Top 5 Norwegian Death Metal Albums Of All Time

*No question Norway’s reputation for black metal surpasses its meager death metal offerings over the last 20 decades. The first five years of the Second Wave of Black Metal (or Norway’s inaugural) had more activity than the country’s entire death metal history. Even so, the genre of death didn’t bow completely to corpsepaint and lo-fi production values. It was always there, lurking in the shadows. And it’s still there, far more prevalent now than ever before. Decibel flips through the musty pages of history to highlight the Top 5 Norwegian Death Metal Albums Of All Time.

5. Gorelord – Force Fed On Human Flesh (Baphomet)
A one-time or long-time member of Grimfist, Hemnur, Wurdulak, and Necrophagia, mainman Frediablo (aka Fred Prytz) was, for a few years in the mid-2000s, Norway’s answer to mid-1990s Dan Swanö. The guy was involved in all kinds of projects, most notably Necrophagia and Gorelord. While most Norwegian bands were still stuck in the throes of post-black metal (not the genre, but the era), Frediablo was making dirty, disgusting, somewhat catchy death metal, the likes of which were pulled from Autopsy, Repulsion, and early Death. Gorelord’s debut album, Force Fed On Human Flesh, didn’t get much attention in 2001 (though it was re-issued on Relapse through Phil Anselmo’s Housecore label), but that doesn’t mean the album’s not a monster. Force Fed On Human Flesh has all the trappings of classic death metal through a modern lens. The song titles are absolutely cliche, the lyrics are laughably gross, and the sound is superbly sanguine. “Dismembered Virgin Limbs” is the perfect lead-off track, with its mid-paced guts-out riffs and blood-gargle vocals. Had Force Fed On Human Flesh seen light of day in 1991, it’d be worshiped like other obscure, second-tier death, like Miasma, Sororicide, and UK’s Impaler. Then again, Frediablo did get Maniac and Killjoy to drop vocals on two tracks. Maybe Gorelord aren’t so sophomoric in hindsight.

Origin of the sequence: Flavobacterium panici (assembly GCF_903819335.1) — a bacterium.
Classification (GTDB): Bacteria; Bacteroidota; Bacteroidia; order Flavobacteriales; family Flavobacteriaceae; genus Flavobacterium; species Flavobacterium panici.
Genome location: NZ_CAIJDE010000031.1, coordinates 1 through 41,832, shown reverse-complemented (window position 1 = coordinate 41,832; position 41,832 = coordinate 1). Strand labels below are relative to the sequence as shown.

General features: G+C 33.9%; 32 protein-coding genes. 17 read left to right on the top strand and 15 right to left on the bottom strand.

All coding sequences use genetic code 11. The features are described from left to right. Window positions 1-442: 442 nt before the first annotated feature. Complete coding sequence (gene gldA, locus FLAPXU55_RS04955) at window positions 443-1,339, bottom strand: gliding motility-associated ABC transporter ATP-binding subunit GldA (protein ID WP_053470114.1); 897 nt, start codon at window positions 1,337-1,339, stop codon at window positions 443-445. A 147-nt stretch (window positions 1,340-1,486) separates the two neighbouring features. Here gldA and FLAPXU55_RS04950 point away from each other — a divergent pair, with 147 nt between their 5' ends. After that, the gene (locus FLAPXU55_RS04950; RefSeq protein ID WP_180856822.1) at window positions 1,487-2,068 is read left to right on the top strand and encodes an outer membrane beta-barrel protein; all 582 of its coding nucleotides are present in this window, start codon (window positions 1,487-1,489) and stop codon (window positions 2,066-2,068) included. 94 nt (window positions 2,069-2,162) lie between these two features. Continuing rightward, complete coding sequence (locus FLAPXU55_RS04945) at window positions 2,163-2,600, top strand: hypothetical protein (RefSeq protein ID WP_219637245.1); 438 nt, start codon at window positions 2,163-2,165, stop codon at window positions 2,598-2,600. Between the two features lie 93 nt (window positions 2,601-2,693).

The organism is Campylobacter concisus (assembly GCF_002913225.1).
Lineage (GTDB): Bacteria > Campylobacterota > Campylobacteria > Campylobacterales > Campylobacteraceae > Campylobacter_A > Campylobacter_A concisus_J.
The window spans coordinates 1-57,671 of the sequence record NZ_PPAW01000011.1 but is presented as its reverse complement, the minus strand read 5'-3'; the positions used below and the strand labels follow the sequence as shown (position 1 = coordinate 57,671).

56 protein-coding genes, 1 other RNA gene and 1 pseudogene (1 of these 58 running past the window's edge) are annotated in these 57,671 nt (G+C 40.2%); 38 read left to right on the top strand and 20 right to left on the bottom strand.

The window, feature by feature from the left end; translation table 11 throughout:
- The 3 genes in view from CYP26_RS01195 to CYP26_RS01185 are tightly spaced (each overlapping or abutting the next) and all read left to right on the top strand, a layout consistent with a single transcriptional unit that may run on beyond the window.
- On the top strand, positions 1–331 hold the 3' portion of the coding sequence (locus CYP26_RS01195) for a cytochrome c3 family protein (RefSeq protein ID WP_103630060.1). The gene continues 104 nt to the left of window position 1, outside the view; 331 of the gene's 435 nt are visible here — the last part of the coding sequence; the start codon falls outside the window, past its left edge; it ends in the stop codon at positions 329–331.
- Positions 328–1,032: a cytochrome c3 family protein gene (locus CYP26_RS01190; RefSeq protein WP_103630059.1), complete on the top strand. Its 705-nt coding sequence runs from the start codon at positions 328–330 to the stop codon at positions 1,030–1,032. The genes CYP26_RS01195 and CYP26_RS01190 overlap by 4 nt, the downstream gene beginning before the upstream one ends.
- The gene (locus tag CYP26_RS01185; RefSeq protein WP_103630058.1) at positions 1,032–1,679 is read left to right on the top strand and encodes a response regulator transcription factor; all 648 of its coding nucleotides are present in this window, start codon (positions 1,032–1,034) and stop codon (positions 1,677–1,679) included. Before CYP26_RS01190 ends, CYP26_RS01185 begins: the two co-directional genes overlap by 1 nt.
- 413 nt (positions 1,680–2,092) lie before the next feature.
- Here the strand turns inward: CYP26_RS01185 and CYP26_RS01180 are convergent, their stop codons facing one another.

4. Obliteration – Nekropsalms (Fysisk Format)
Darkthrone’s Fenriz was one of the first to call out Norwegian death metal artists Obliteration. Unlike most death metal of the day (late 2000s), the Norwegians opted for an older sound. The New Wave of Old-School Norwegian Death Metal perhaps. Not quite, but Kolbotn-based quartet blasted off into death metal’s tape-trading days like true pros on second album, Nekropsalms, where they finally found their proverbial footing. True fans may cite Perpetual Decay as the jump-off point for all things Obliteration, but it’s Nekropsalms that holds the key. Throughout Nekropsalms Obliteration capture the vibe, the air, and the terrible taste of stamp backs. When death metal was slower, more evil, and far more calculating. Songs like “Ingesting Death”, “Exterminate”, and the drawn-out and disgustingly dirty “The Worm That Gnaws in the Night” show Norway’s more than black metal, gothic metal, or whatever The Kovenant became after Nexus Polaris.

3. Molested – Blod-draum (Effigy)